Delia Locke


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June 2. Thursday. Uncle and Aunt have been here through the day. Susie and Father came over and dined with us. This afternoon, Ada and myself rode down with them to Mr. Vincent's, to attend the Sewing Circle. The Ladies were invited to attend in the afternoon, but few were there until evening, as there was a marriage at the Monroe schoolhouse, which many went to witness. In the evening the house was filled to overflowing, and general life and animation prevailed. The slanderous article which was published in the Amador Sentinel relative to our Sewing Circle, was read aloud, and created much amusement. I thought the members should pass some resolution upon it, condemning it, but the majority thought it unworthy of our notice as a Society. I find Mrs. Staples has before reported that I sent East for the Constitution and Bylaws of our Society. Eight dollars and more were donated by the gentlemen, of whom there was a very large attendance. Dr. came down, and Ada and myself rode home with him. Geo. Locke stopped on his way home from Sac. with a load of fish, and Susie rode home with him. (T.S.R. 58. 2 P.M. 79. S.S. 60.) June 3. Friday. Ada is not well, as her bowels are much disturbed by teething. Uncle and Aunt left after breakfast for Geo. Locke's, where they will remain for the present. We have had a cool, pleasant day. (T.S.R. 50. 2 P.M. 75. S.S. 58.) June 4. Saturday. We have again received letters from N. E. The friends were all well, or at least, there was no serious sickness among them. (T.S.R. 49. 2 P.M. 78. S.S. 64.) June 5. Sabbath. Luther is not well today. He was feverish all last night, and his system generally seems to be out of tune. We do not know how to account for this. I have not been out to Mend S. school, thinking it not best to leave both the children unwell. Ada has but little appetite. Her teeth will soon be through. (T.S.R. 48. 2 P.M. 83. S.S. 68.) June 6. Monday. Luther is better today, and has no return of fever. (T.S.R. 53. 2 P.M. 85. S.S. 72.) June 7. Tuesday. Dr. started this morning for Sacraments. He thinks he shall be obliged to be absent for several days. Tomorrow he intends to attend the Republican Convention there, and then he has some business of importance which may occupy him till the close of the week, or even longer. I felt sorry to part with him. It seems to lonely when he is away. But I must be patient and submissive. (T.S.R. 50. 2 P.M. 94. S.S. 80.) June 8. Wednesday. Very warm weather. This is the warmest day we have had this year. (T.S.R. 61. 2 P.M. 99. S.S. 83.) June 9. Thursday. This afternoon, taking the children, I went to the Ranch to visit Susie and Aunt Hannah. Found all well and busy, Father is whitewashing the inside of the farm, and feels as full of business as usual. Aunt showed me a picture frame they brought from N. E. filled with daguerreotype pictures. There are grandfather and grandmother Shaw, Aunt Rachel and Uncle Daniel Shaw, Uncle and Aunt Stetson and Rebecca, Mother, Mrs. Windsor, Mr. & Mrs. Josiah Cushing and their daughter Lizzie, who died eight or nine years ago. Then they have several pictures separate from there. It was a real treat to look at those faces, so familiar from early childhood. Susie arriving at home, Geo. informs me that Mrs. Holman called to see me with a lady, whom he thinks she called Mrs. Shepard. (T.S.R. 56. 2 P.M. 91. S.S. 75.) June 10. Friday. Sent up this morning to inquire if Mrs. Shepard was in the neighborhood. Found that she had just left for Stockton, and will be back again in a day or two, when she will visit me. Tonight Geo. Locke came from Sac. and brought some things the Dr. has purchased, but Dr. did not come. He sent word he was uncertain whether he should return tomorrow or not. I hope he will. It seems so long that he has been away.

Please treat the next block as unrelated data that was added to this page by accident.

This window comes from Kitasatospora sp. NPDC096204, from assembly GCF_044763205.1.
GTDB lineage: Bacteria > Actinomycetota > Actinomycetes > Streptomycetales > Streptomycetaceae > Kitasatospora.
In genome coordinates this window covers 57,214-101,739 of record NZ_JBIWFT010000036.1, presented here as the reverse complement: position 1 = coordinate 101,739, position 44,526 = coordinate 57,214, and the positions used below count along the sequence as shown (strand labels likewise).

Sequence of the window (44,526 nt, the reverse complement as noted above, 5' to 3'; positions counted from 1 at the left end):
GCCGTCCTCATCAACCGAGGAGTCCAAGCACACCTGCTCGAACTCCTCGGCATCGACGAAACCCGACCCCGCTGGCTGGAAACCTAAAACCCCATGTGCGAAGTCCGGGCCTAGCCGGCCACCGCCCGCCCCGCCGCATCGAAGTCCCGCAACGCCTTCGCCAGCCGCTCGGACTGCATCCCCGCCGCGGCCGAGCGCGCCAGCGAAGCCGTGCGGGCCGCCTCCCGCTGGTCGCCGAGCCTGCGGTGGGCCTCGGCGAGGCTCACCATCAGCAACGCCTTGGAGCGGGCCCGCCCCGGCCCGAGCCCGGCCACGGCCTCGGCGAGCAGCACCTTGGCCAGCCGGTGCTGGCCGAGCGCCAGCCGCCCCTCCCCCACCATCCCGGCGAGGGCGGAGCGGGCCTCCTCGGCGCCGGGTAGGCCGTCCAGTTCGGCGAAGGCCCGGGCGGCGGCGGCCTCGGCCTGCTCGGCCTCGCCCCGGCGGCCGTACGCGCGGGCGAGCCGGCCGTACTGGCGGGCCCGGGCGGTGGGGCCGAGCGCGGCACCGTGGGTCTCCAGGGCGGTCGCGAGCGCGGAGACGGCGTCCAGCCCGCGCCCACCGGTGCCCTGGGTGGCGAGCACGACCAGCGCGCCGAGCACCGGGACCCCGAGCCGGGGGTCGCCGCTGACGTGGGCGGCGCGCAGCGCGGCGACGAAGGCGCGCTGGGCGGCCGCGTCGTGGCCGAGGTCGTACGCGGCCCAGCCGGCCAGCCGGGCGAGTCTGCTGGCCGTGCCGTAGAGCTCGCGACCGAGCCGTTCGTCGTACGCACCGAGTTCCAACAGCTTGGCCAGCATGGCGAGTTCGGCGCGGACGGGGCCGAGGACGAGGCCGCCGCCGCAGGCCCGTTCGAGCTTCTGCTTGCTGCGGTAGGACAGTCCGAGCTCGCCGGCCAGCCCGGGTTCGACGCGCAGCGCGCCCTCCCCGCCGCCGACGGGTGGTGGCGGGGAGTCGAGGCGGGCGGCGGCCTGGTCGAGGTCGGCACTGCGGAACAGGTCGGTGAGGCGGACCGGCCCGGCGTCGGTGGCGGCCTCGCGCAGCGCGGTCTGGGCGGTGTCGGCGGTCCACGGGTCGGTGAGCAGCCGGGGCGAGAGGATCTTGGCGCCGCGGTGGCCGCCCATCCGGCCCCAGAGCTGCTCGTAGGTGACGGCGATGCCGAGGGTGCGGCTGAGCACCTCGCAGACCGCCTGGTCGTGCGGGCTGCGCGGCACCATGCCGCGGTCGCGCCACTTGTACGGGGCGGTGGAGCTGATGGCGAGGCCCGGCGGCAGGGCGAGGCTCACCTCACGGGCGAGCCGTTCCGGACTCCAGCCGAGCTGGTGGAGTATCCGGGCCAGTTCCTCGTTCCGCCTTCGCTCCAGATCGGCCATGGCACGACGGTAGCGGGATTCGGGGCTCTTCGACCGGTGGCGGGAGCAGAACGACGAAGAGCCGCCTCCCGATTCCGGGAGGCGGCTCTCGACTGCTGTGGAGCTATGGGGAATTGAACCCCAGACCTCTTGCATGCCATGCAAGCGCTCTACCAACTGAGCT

Date Original

June 1859

Dates Covered



Original diary dimensions: 22 x 33 cm.

Resource Identifier



Holt-Atherton Special Collections, University of the Pacific Library

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Delia Locke, diaries, women, diarist, California, Locke-Hammond Family Papers, Lockeford, CA, Dean Jewett Locke, rural life, rural California, 19th Century, church, temperance organizations, Mokelumne River Ladies' Sewing Circle, temperature recordings, journal